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CEA LETI prints pixelated hologram on miniature 6 x 6mm component

12 Oct 2020

Achievement by French research group opens the door to holograms being presented on augmented reality glasses.

What if tomorrow holograms could be displayed on augmented reality glasses? French research institute CEA-Leti says it has achieved a major step towards this aim by printing pixelated holograms on a “postage stamp format” component, measuring only 6 x 6 mm2).

Augmented reality glasses allow viewers to observe a real scene, while viewing additional information relevant to the scene: explanatory text, instructions, diagrams, photos, and the like.

CEA-Leti's ambition is to use holograms, or volumetric optical components, in micro- and nano-photonic manufacturing processes for AR applications and beyond.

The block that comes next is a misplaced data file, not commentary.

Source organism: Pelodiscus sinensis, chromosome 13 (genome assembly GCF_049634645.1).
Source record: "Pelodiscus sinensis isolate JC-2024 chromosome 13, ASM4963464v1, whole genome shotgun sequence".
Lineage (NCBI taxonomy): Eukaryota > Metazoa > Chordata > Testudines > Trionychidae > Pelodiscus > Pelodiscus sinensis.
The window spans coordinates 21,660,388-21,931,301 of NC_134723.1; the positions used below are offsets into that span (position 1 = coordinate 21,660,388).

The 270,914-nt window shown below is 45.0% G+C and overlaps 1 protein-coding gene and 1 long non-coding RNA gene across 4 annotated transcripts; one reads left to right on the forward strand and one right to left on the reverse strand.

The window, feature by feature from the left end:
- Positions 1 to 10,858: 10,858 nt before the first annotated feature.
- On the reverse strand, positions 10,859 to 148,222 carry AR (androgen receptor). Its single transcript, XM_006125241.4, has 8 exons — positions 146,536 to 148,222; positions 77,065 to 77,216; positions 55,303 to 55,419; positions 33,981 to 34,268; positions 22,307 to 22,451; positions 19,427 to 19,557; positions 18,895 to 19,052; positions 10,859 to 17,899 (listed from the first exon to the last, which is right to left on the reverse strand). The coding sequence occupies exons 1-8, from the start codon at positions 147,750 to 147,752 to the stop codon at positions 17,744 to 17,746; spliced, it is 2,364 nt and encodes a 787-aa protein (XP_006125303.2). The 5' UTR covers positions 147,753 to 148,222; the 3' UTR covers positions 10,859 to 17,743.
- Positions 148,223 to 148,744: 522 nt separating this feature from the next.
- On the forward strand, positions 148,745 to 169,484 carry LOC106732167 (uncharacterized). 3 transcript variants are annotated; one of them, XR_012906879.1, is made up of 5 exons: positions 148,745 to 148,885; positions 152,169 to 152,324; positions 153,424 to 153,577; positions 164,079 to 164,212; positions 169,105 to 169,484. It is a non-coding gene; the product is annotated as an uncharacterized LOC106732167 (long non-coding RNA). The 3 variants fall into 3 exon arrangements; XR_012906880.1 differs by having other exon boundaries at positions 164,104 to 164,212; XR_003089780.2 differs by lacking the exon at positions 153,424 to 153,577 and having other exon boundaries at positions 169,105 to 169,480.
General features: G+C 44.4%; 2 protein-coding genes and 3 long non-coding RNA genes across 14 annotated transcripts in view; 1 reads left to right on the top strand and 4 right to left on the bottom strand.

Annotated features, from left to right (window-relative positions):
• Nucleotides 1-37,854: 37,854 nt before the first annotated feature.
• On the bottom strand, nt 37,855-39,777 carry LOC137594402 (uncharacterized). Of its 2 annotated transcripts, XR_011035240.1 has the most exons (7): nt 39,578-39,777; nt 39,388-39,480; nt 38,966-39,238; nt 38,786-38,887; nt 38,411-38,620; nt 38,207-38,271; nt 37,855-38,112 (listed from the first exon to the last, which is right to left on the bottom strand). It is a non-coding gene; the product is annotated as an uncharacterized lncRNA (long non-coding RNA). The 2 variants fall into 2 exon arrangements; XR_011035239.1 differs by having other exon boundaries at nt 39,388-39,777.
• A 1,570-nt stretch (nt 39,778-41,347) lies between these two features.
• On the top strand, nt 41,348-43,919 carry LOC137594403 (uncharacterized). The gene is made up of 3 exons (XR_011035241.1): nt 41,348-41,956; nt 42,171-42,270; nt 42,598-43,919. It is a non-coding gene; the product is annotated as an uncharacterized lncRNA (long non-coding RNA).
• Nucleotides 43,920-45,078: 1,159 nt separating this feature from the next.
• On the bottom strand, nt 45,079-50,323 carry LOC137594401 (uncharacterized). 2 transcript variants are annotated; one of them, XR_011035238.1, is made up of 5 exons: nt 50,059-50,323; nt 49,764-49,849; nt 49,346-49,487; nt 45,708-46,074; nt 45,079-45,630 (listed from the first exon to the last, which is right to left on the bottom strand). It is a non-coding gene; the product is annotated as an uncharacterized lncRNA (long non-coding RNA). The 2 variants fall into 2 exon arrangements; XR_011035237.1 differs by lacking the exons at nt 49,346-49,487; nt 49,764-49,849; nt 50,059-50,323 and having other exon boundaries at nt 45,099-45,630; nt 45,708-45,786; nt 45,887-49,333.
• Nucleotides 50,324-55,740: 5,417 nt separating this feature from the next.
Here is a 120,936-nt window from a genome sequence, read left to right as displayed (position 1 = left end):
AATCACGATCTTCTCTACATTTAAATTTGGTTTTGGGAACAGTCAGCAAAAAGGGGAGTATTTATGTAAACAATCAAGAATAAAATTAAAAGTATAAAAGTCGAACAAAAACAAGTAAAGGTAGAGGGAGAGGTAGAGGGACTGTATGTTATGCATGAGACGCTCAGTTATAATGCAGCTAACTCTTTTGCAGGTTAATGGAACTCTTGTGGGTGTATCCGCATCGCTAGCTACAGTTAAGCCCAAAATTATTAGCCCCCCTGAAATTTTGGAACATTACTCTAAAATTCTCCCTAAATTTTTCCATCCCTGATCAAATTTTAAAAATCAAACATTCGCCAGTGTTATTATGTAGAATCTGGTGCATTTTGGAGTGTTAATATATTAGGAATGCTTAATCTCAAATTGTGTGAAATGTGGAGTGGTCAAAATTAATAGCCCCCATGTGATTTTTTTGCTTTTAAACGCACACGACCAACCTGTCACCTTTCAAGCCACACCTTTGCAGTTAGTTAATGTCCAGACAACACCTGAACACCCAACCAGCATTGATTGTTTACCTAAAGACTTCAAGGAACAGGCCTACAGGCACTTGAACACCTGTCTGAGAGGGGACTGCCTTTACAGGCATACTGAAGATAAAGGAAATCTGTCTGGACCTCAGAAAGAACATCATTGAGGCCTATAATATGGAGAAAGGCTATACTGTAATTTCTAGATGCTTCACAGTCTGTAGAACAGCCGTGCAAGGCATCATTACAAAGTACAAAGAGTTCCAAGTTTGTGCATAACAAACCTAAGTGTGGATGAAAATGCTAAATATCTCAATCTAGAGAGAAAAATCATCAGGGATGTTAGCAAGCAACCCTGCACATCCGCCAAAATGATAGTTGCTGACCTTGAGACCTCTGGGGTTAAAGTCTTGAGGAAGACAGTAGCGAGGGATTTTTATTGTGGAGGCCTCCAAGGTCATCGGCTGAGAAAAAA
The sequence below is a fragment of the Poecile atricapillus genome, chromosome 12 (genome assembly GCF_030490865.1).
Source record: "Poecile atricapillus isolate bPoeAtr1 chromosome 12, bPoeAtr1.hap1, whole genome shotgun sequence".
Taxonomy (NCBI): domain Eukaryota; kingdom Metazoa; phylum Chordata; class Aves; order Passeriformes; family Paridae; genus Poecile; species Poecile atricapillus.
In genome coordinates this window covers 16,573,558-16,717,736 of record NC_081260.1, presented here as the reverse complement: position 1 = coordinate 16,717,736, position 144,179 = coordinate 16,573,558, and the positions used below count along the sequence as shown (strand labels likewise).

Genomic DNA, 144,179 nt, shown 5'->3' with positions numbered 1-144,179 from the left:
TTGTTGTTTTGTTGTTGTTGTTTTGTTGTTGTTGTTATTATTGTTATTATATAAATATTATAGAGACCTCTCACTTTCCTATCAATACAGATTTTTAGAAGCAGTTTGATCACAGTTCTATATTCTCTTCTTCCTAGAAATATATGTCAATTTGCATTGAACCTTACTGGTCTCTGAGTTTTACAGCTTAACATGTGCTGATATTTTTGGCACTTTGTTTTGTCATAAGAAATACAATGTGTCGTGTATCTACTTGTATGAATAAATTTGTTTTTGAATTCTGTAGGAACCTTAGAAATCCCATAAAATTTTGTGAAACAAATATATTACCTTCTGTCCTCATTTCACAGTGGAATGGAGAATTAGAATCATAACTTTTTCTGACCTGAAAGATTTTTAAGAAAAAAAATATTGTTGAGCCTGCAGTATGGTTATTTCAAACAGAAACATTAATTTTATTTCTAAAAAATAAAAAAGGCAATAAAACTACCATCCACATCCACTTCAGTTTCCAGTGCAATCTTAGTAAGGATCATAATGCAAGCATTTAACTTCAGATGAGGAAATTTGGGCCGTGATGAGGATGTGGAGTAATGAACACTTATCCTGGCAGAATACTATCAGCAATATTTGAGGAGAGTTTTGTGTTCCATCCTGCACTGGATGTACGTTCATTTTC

To avoid reducing the visual field, these holograms must be displayed in an approximately postage stamp size area; a few tens of square millimeters.

Laser illuminated

Specifically, this involves printing on this surface holographic pixels or "hoels" to reconstruct a coherent image in the back of the eye, when illuminated by laser microsources. This technological challenge has now been met.

Christophe Martinez, manager of CEA-Leti's Retina Projection Program, commented, “In practice, we print these hoels, several microns in diameter, within a 16-micron-thick transparent photopolymer volume using a 532 nm laser.

The holographic effect is obtained by engraving them on around one hundred 200 nm layers featuring angular disparities. The writing process is totally repeatable to control hoel size, period and pitch.”

This success, complemented by the registering of a patent, represents a first step. The researchers now plan to evaluate several photopolymers because printing quality depends closely on material characteristics.

Moreover, they are currently limited to static holograms but want to “go dynamic” by activating and deactivating hoels by component external then internal illumination. This is the subject of a number of doctoral cooperations with the University of Haute Alsace, in Mulhouse, France.

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